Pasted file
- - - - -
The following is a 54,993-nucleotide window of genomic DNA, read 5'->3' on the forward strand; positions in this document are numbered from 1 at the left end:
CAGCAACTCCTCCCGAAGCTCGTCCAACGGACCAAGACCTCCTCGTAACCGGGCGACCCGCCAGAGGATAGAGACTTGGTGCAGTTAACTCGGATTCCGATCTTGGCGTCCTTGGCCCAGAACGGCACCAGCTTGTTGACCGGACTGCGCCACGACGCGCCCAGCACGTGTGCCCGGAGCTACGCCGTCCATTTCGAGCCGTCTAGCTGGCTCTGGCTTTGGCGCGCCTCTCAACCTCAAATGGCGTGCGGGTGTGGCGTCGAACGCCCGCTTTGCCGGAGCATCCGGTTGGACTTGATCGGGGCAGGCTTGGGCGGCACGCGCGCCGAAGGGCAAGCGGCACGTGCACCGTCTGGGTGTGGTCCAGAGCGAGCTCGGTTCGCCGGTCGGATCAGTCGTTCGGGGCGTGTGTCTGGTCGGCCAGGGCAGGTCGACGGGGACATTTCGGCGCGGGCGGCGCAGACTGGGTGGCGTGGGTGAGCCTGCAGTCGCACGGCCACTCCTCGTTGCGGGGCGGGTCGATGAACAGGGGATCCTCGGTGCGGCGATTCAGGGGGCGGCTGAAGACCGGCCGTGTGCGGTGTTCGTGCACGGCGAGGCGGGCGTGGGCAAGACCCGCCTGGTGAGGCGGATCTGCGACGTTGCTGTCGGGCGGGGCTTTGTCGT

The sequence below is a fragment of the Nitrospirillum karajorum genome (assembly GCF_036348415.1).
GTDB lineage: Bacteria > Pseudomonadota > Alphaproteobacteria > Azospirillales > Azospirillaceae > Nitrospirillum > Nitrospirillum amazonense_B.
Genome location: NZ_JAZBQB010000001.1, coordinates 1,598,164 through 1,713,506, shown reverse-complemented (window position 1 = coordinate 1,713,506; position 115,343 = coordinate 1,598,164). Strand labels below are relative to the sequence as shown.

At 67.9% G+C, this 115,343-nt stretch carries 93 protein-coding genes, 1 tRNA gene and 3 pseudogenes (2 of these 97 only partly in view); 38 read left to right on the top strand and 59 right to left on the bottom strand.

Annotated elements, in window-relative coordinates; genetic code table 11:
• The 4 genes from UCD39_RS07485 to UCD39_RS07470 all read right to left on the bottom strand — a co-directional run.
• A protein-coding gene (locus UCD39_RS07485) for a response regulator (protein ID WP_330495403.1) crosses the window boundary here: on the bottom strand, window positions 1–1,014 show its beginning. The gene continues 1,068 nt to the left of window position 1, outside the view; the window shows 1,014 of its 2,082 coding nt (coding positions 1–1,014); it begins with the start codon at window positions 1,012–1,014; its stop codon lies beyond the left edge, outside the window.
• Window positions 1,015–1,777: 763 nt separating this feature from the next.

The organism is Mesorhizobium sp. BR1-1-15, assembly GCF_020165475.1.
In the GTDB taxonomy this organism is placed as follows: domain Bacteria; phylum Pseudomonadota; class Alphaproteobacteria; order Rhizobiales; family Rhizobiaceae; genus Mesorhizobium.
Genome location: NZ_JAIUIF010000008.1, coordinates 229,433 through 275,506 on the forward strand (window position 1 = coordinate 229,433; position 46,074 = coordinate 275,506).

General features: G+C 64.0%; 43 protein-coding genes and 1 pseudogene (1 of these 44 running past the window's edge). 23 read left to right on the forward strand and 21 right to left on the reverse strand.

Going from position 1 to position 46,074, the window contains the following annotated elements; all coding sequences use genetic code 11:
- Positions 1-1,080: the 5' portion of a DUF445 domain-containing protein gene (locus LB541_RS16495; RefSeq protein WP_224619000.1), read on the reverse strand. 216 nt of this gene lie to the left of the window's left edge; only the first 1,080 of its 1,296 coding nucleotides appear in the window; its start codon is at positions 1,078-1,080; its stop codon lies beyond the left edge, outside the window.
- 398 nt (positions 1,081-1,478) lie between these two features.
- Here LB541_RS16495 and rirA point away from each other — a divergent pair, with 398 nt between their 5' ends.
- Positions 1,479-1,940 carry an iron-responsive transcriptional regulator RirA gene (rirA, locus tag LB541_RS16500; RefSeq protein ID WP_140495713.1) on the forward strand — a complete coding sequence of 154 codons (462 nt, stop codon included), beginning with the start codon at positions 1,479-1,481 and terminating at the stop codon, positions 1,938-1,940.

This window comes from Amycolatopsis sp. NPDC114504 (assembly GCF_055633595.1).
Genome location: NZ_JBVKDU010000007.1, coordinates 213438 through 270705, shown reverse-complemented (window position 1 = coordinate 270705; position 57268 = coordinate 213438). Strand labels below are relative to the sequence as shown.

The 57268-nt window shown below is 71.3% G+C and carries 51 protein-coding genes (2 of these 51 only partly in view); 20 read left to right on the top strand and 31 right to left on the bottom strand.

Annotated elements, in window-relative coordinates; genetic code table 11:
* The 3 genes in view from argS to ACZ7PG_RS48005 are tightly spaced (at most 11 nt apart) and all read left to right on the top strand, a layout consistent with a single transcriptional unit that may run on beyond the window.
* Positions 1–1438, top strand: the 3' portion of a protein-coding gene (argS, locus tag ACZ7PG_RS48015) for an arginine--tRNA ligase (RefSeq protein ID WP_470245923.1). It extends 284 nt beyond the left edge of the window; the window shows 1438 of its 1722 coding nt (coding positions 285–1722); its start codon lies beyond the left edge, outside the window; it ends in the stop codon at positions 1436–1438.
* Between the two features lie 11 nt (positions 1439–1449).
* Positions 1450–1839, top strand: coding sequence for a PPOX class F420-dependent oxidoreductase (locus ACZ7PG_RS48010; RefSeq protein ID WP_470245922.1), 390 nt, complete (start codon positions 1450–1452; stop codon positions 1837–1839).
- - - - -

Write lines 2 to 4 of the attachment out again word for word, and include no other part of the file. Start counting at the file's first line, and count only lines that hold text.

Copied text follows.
CAGCAACTCCTCCCGAAGCTCGTCCAACGGACCAAGACCTCCTCGTAACCGGGCGACCCGCCAGAGGATAGAGACTTGGTGCAGTTAACTCGGATTCCGATCTTGGCGTCCTTGGCCCAGAACGGCACCAGCTTGTTGACCGGACTGCGCCACGACGCGCCCAGCACGTGTGCCCGGAGCTACGCCGTCCATTTCGAGCCGTCTAGCTGGCTCTGGCTTTGGCGCGCCTCTCAACCTCAAATGGCGTGCGGGTGTGGCGTCGAACGCCCGCTTTGCCGGAGCATCCGGTTGGACTTGATCGGGGCAGGCTTGGGCGGCACGCGCGCCGAAGGGCAAGCGGCACGTGCACCGTCTGGGTGTGGTCCAGAGCGAGCTCGGTTCGCCGGTCGGATCAGTCGTTCGGGGCGTGTGTCTGGTCGGCCAGGGCAGGTCGACGGGGACATTTCGGCGCGGGCGGCGCAGACTGGGTGGCGTGGGTGAGCCTGCAGTCGCACGGCCACTCCTCGTTGCGGGGCGGGTCGATGAACAGGGGATCCTCGGTGCGGCGATTCAGGGGGCGGCTGAAGACCGGCCGTGTGCGGTGTTCGTGCACGGCGAGGCGGGCGTGGGCAAGACCCGCCTGGTGAGGCGGATCTGCGACGTTGCTGTCGGGCGGGGCTTTGTCGT

The sequence below is a fragment of the Nitrospirillum karajorum genome (assembly GCF_036348415.1).
GTDB lineage: Bacteria > Pseudomonadota > Alphaproteobacteria > Azospirillales > Azospirillaceae > Nitrospirillum > Nitrospirillum amazonense_B.